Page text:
OUR RIVER - poetry and creative writing competitions

in partnership with the river teign restoration project

This competition was for anyone who feels the pull of putting pen to paper, and particularly those who have a personal connection to the River Teign.

There were three catergories for entries:
Category 1 – Poetry writing by 5-12 year olds
Category 2 – Poetry writing by 13-18 year olds
Catergory 3 – Creative writing by Adults

Scroll down to read the winning entries!


The competition received an incredible selection of more than 80 entries. Thank you to all entrants and congratulations to our winners!

Please click on the image link to the right to read the winning entries, or scroll down to enjoy some other wonderful writing from our runner up entries…



Our River
By Andrea Foxwell

You move me as you slip wetly by.
I cannot chart the times
Your wordless voice has counselled
Your length and breadth surprised, with gifts,
That startle and salute
The wet and living in me.

When times were cold and hard,
And life hard to bear
You taught me to let go,
The prime example of flow, of change
Accepting a course and moving through
From sky to cloud rain earth
Stream and river to sea
And back again, as cloud to sky. 

Wet cycles of renewal.

Teign Lore
By Lucy Smart

We follow you, stony waterscape,
Your rusty floor through drifting skin.
We descend on mossy boulevard,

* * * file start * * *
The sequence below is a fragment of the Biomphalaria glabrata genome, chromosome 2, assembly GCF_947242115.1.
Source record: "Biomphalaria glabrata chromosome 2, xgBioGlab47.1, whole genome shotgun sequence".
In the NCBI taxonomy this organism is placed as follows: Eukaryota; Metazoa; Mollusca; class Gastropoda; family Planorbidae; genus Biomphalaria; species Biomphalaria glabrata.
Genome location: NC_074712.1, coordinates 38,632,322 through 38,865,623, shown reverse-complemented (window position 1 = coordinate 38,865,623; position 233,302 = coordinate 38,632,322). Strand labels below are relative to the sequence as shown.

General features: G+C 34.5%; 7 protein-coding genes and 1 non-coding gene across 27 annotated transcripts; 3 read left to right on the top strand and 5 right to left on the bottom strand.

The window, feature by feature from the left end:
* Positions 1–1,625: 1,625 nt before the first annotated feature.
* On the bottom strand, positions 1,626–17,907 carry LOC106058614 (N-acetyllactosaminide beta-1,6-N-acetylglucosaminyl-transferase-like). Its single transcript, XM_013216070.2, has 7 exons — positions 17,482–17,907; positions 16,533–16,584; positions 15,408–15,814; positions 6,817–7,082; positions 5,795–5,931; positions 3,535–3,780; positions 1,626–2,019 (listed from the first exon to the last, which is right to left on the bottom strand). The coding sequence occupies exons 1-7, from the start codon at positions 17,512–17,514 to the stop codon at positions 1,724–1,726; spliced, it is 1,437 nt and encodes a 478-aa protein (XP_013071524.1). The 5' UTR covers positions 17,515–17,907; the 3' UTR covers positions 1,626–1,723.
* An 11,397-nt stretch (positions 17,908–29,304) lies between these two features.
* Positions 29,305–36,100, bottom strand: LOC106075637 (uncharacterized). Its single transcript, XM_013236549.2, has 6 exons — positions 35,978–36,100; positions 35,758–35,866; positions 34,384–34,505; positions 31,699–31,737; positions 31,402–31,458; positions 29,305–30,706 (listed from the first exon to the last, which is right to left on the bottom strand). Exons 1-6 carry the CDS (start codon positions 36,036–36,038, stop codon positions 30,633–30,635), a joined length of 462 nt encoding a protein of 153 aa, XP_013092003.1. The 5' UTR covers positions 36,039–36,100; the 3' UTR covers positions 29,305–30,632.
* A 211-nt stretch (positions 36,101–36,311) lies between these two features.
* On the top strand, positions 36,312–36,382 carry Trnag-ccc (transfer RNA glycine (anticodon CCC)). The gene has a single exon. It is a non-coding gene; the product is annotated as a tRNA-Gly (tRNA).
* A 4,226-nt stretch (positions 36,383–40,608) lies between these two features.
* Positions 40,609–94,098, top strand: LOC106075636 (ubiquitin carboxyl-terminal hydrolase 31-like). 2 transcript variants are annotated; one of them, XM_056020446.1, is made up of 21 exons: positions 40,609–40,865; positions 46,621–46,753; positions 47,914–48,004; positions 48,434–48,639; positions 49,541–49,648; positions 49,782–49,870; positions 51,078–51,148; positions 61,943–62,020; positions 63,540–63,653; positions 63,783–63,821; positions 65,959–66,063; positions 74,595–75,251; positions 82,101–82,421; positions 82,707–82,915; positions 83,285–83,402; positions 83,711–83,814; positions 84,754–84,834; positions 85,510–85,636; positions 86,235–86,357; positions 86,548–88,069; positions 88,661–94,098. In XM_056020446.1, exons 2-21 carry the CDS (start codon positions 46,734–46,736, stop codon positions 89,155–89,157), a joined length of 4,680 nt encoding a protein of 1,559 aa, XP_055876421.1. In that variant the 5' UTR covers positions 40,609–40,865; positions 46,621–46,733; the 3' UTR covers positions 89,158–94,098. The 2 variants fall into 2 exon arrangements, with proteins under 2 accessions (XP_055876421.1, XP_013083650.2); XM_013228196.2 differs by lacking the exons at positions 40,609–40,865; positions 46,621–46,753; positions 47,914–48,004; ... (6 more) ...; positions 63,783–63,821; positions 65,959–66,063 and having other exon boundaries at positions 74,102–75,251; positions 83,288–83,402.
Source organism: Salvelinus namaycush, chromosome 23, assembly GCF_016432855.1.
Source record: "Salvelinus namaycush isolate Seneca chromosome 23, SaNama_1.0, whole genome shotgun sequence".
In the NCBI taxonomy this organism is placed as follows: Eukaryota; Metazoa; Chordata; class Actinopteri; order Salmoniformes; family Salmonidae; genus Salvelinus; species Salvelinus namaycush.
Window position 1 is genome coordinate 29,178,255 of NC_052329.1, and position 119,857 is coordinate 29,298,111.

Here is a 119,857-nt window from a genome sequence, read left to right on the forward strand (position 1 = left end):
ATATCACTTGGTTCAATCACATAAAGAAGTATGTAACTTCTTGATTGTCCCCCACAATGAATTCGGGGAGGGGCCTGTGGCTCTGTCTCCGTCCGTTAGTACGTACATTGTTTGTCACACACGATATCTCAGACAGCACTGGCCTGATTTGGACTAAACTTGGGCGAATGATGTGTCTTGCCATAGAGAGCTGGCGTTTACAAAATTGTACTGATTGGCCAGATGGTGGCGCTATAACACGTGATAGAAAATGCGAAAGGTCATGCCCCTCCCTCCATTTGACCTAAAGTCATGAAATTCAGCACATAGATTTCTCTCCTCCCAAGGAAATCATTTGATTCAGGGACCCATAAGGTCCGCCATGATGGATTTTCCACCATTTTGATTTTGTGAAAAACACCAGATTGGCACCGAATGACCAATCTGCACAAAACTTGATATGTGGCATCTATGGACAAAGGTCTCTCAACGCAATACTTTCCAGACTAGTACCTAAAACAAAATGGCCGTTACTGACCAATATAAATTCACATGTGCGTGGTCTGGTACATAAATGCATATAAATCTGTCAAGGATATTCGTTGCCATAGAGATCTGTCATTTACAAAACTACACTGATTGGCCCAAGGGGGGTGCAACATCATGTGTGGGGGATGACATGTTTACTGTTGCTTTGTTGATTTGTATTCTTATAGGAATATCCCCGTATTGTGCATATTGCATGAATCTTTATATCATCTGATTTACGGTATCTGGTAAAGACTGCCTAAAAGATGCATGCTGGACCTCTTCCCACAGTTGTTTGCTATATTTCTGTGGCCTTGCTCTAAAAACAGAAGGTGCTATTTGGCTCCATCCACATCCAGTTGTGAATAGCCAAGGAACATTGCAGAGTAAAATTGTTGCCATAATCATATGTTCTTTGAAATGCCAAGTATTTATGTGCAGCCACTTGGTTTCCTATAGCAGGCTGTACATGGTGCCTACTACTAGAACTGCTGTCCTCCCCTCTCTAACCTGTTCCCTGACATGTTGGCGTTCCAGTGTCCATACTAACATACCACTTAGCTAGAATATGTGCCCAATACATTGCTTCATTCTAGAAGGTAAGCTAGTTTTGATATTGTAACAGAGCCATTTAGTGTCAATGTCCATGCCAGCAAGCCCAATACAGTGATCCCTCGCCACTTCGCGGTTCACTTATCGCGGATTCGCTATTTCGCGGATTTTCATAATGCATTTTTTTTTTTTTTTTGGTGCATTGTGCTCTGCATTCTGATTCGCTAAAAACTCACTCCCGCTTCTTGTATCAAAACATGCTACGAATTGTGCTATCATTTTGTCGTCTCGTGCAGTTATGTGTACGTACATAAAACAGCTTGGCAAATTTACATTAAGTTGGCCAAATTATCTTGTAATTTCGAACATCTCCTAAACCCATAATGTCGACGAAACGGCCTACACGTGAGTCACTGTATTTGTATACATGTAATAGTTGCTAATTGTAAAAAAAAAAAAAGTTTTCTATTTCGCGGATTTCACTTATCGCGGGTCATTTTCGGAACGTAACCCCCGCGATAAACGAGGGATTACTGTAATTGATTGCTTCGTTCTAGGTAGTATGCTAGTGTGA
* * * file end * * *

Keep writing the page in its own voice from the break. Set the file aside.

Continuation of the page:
and can not help but press and smell the verdant fuzz, tentacled mattress.

Crowds of trees parade you, leaning in, waving flags,
you are majestic in their reflections.
Today you are hurtling, roaring, then tripping dizzily over rocks.
We watch from a distance.
At times we’re like the salmon,
breathless, silver with need.
At others we’re free in your rhythms,
shouldered, lulled, moving together.

Our River
By Tracey Fuller

She tips upside down, feet flipping, to swoop into the clear depths, exploring the brown-tinted, moor-sloughed rocks and valleys deep below. The light below water is golden, sepia tinted, and peat infused. She shoots back up, torpedoing. She has found the one rock taller than all the others and springs from it. She stands back on the rock which is just under the surface making it look as if the water there is shallow, fooling newcomers. My daughter, otter-like spins and twists in the water, goggles tight, wetsuit slick. She finds a place where she can swim on the spot as if she is in a trough for injured horses. After a while she stops her front crawl and allows the eddies to pull her gently back. She starfishes and is turned gently in circles like a leaf; fish jump, flick and plash around her.


Our River
By Elisha Adnitt

I was swimming through the sky blue river, 
I came up for air, 
And as I did, 
A colourful delicate dragonfly poised on the end of my nose, 
Making me give a little shiver. 
I go back under the water, 
With a lone salmon,
It’s sparkling scales glistening in the light of the sunset. 
The day is coming to a cloudy closure.

The beaver, 
Lay upon my back in the lukewarm water,
Soaking up the last of the summer sun.
Watching the sunset turn to darkness.

Our River
By Aiyra Maria De Castro

The river looks up, huddled low in corners
Wet sandy banks seem to emerge. 
There is nothing left but a skeleton
Of the river’s former self.
Rubbish laps and flows around every pool
And sand clearing.

The river wishes it was once again, 
The great, wondrous beauty it once was. 
Maybe one day… 
The river will flow happily
And majestically again.


By Ollie, Chudleigh Knighton

Splash! Goes the river as the salmon leaps up, 
The current is strong but it can’t stop her.
She’s going so fast you could miss her in a hiccup
Moving her fin harder, she goes faster and faster. 
Swimming to the place she grew up,
To lay there a small group of eggs.